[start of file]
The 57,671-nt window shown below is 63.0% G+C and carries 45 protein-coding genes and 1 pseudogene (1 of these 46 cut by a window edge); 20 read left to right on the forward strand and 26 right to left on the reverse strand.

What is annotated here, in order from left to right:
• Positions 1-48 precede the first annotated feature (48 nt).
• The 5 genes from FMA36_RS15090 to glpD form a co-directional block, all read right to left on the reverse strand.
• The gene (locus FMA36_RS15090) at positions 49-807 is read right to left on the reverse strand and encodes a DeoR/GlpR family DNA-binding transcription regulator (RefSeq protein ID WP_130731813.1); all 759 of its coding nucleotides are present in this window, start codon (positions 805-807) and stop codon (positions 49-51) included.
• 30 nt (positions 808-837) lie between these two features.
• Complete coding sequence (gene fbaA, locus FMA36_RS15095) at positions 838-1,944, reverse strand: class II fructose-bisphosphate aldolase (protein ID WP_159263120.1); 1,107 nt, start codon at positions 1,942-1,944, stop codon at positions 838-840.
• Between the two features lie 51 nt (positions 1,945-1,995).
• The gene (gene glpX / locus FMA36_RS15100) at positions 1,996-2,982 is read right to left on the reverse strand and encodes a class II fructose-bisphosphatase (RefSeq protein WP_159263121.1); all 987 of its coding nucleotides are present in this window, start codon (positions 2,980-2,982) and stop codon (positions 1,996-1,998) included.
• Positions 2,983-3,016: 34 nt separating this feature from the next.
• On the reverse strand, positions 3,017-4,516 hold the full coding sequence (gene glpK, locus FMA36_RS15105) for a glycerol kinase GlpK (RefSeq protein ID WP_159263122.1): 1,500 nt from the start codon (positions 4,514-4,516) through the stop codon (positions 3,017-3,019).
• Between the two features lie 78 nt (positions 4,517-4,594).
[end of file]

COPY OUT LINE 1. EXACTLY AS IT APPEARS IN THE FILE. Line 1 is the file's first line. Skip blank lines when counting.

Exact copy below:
The 57,671-nt window shown below is 63.0% G+C and carries 45 protein-coding genes and 1 pseudogene (1 of these 46 cut by a window edge); 20 read left to right on the forward strand and 26 right to left on the reverse strand.